I lost 2% of my hearing today. That’s my best guess. Not since that KISS concert in ‘76 have my ears sang to me this way. Both times, the loss was worth it.
Warm water was running in the shower when I heard Bair at the door. His thick Black Lab tail wags into everything he approaches. “Whop, whop, whop” went the sound as I yelled, “HOLD ON.” It stopped.
As I walked toward the kitchen, the sound returned, this time from another direction. Whop whop whop. That’s not Bair! Grabbing phone and radio, I ran to the door. Outside, to the west, a Chinook flew north. Cool to see but not what I was hoping for. I turned to retreat inside, and the helimonster turned, too.
Trotting to the end of the house, I captured a horrible photo. Sans glasses and time, I’m lucky to have caught it at all. There, a mile away, the smoky black ship was skimming the runway. “So cool,” I thought. Then it made a brisk 360 and landed.
|I post this to prove my words about the quality of the image. See it?|
This time, I ran. In the door I went and out the door I came with keys, no jacket, no camera, and the first shoes I had found. Waiting for the car’s glow plug light to extinguish seemed like minutes.
Backwards out the driveway, the car slid onto the road. First gear hit hard and I flew down the road. Up the airport entrance, I skated onto the grass. Patchy snow hindered the execution of an otherwise perfect drive. As I feared, approaching the ship, 150’ away, it began to lift. As it tilted forward, I thought I had missed them. NO, they saw me, and returned gently to the grass.
I had to laugh at myself – appearing there in the chilly swirl as a homeless man in random clothes. If it was my friend in that beast, he most certainly was having a laugh at my expense. Engines hot and rotors turning, the pilots waved me over.
Face down, the image of flailing grass and tumbling snow struck me hard. Leaning into the wind to stay upright, I couldn’t help but think of warriors doing the same under the heavy blanket of combat, dust blowing, men bleeding. I jumped onboard, and one soldier handed me a jacket; another, earplugs. I shook the hands of both men and saw the youth in their faces. Walking forward, I wondered who was working the tendons, giving this thing life. A few steps later there was my friend grinning widely.
Struggling to insert the earplugs and gather my wits from the hurricane of noise, I leaned in to say hello. Were you to silence the machine at that moment, neighbors down the road would have thought someone was being gutted, “HEY, WHAT ARE YOU GUYS UP TO?” I screamed so hard my voice cracked. The words drowned to a whisper. Adapted to it, and wearing a helmet, my friend somehow heard me and gave an answer. Amazingly, when he asked if Ginger was home, too, I was able to read his lips and respond. I was in the process of putting the homeless man away so I could pick her up from town when I heard them arrive. Still yelling as if it were a decibel contest, I then asked, “WHAT’S NEW?”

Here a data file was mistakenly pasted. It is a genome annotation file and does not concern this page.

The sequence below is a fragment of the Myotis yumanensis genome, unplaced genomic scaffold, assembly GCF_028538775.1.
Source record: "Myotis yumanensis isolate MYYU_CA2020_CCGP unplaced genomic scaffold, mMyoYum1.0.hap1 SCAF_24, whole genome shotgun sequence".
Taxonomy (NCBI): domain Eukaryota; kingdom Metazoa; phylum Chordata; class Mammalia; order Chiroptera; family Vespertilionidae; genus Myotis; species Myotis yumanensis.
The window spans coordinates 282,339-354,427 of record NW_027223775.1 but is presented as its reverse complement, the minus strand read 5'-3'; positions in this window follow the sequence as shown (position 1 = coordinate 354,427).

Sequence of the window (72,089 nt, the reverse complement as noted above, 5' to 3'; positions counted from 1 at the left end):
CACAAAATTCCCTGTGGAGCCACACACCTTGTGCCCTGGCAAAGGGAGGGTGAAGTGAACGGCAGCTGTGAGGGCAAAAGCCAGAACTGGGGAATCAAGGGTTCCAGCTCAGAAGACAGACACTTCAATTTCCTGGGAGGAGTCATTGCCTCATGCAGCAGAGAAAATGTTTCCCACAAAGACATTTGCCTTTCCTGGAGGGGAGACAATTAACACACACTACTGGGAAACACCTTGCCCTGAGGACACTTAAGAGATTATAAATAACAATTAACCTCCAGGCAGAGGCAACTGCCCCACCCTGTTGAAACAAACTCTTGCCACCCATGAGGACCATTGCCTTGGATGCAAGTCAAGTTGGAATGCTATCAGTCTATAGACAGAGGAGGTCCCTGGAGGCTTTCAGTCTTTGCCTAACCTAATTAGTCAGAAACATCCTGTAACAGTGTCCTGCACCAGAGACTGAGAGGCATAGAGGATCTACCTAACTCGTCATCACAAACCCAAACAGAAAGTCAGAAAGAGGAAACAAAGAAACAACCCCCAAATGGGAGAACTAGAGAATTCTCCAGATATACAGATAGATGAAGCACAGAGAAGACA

His demeanor changed as he looked me in the eye. With smile degraded, he shrugged and spoke these words, “It’s my last flight.” From that point on, nothing more needed said.
It’s a well-worn aviation truism that the two worst days in a pilot’s life are the day he walks out to the aircraft KNOWING it is his last flight, and the day he walks out to the airplane NOT KNOWING it is. My friend was experiencing the first and, were it not for his wonderful wife and kids I’d be unsure which he’d prefer. Either way, it always helps to shed some load on a friend who understands rare sentiment.
I may have forgotten my camera, but I’ll never forget that moment. On paper, it was a flight from A to B. To a man it was the end of something horrifying and exceptional. A part of life to remember with pride and forget for the sake of sanity. Something special to have experienced and hope your sons never have to. It was soaring through valleys of fire like a God and cruising among cool towering clouds easily capable of demonstrating man's insignificance. It was the last flight. It was every flight.
How do you respond to that? Having no ability to overcome the machine's howl, I put my arm around his shoulder and gave him the same hug every family member gets in times like that. Without a word it says I’m sorry, congratulations, that sucks, that’s great, and every other possible thing that needs to be said but there’s no time for. Ultimately, though, for me it said, “That’s great, now get off my lawn. You’re blowing the cones and filling my gutters with grass.” That’s how friends are.
Shaking the other pilot’s hand, I looked to make sure he was sharp enough to understand the significance of this day. Then I said goodbye to all, retreated to the relative quiet of anywhere but in that beast, and watched them lift off. Driving toward home, a shadow crossed my path and flew toward the sun.
Thanks, Mike. I am honored to have had a small walk-on part in that journey.
NOTE: In the interest of clarity and further understanding, I must point out my friend’s last flight was last in type and theatre. He is moving through a major transition in his career (and life) but will still be flying. From here on out, though, the machines will be different and will not be carrying him into the line of fire. After 26 years as a warrior, he’s earned it.
As for the young guys in the back who supplied me a jacket and earplugs, it turns out one of them is in his early twenties and set to receive the Distinguished Flying Cross for heroism under fire in Afghanistan. I wish for him, and the others, peace of mind and restful nights. They already have my greatest respect.